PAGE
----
At the time, New York State Education Department spokesman David Tompkins celebrated Wood’s ruling in favor of the test.

“Our students need and deserve the best qualified teachers possible, and the ALST helps make sure they get those teachers,” Tompkins said, according to the Times.

Despite this ruling, however, members on the Board of Regents assert that the test is hurting its agenda of achieving a diverse workforce of school teachers. Professor of Education at Pace University Leslie Soodak, who served on the task force behind the recommendation to eliminate the ALST, said, “Having a white workforce really doesn’t match our student body anymore.”

Soodak contends that the test is not necessary to make sure that teachers are meeting high standards.  

“We want high standards, without a doubt. Not every given test is going to get us there.”

Soodak and other critics claim that basic literacy tests only measure a person’s ability to write and speak, which may not be as important as other aspects.

Alfred S. Posamentier, former education dean at Mercy College, told the Times that the test is not an indicator of who would be a good teacher because it measures “how eloquent a person is in the English language.”

“The question is, is that one of the criterion for determining who will be a good teacher?” Posamentier adds, “My sense is that the answer is no.”

Supporters of the ALST understand, however, that eliminating the test could open the doors to having weaker teachers in the classroom.

According to Kate Walsh, the president of National Council on Teacher Quality, minorities tend to score lower on these exams as a result of other factors, such as poverty and the "legacy of racism," but that should not warrant the exam’s eradication. “There’s not a test in the country that doesn’t have disproportionate performance on the part of blacks and Latinos,” she said, but removing it as a prerequisite for teachers would be “a crying shame.”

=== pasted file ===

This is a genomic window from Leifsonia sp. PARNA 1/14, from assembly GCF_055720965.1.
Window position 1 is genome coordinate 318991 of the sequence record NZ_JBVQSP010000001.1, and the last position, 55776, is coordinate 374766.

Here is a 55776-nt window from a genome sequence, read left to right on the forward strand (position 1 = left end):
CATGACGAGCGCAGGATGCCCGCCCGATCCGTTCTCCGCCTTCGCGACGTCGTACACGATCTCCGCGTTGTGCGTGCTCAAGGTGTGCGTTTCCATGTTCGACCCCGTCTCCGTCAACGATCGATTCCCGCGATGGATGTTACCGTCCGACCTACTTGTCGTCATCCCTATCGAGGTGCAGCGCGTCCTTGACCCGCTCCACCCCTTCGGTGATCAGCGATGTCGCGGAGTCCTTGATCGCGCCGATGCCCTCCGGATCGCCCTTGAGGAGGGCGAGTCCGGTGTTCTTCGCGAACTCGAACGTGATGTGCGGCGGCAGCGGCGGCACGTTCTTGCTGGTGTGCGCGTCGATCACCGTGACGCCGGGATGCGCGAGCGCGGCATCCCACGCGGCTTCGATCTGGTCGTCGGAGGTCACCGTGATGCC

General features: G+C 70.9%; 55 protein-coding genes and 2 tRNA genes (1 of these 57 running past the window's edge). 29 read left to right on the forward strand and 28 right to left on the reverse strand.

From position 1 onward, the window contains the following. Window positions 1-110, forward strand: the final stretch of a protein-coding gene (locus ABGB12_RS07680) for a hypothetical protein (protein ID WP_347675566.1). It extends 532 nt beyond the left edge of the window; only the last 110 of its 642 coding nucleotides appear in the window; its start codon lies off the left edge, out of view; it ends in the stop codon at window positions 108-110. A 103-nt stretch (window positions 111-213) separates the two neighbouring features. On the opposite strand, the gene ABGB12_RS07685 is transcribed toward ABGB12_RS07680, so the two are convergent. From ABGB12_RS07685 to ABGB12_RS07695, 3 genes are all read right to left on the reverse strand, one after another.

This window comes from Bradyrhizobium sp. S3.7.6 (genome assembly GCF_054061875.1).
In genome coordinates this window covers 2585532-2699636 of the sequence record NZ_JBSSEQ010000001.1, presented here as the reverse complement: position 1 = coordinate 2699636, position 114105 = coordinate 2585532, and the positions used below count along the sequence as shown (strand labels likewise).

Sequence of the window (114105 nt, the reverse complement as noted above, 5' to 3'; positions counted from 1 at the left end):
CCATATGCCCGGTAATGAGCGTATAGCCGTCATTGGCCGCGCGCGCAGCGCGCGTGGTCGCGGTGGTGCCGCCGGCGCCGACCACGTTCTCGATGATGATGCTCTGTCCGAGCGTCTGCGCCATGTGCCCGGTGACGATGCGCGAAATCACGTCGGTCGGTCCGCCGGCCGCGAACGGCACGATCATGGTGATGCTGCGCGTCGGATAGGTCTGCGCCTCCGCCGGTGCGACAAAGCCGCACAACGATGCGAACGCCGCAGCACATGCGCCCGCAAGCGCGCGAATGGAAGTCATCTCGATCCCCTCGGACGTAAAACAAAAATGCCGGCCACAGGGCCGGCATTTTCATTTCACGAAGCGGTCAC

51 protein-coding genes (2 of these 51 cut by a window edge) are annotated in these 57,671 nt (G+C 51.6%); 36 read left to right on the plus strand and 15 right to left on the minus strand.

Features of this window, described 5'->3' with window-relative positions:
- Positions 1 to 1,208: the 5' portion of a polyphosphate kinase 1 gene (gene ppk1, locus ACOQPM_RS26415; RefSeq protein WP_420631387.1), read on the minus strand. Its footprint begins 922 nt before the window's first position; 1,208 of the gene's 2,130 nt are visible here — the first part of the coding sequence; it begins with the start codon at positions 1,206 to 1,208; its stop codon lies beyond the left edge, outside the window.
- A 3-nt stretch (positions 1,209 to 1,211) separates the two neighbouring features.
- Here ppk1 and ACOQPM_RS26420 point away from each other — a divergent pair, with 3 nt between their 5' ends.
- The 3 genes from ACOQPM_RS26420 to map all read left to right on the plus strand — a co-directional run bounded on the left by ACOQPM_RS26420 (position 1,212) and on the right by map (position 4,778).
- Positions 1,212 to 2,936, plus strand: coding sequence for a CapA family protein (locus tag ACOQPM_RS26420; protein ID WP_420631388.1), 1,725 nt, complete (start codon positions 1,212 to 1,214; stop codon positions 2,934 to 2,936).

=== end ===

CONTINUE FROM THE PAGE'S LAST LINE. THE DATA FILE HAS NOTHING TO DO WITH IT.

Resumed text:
This is not the first time critics have claimed that expectations of reading and writing in proper grammatical English is discriminatory, unfortunately.

An anti-racist poster at the writing center at the University of English claims that American grammar is inherently “racist.” The poster contends that students should not be penalized for using slang or poor grammar in speech or in writing assignments.

According to the poster, “there is no inherent ‘standard’ of English” and that “language is constantly changing.” As a result, there is no real justification for “placing people in hierarchies or restricting opportunities and privileges because of the way people communicate in particular versions of English.”

The irony of this, of course, is that the poster’s message is racist in that it presumes that minority students are incapable of speaking and writing in proper English and require the protection of academia to safeguard them from such unfair expectations. But what happens to these students when they are out in the so-called real world away from the “safe spaces” of college campuses and need to construct a well-written cover letter and professional resume?

Apparently, they can go teach in New York State, where literacy will no longer be a requirement for teachers.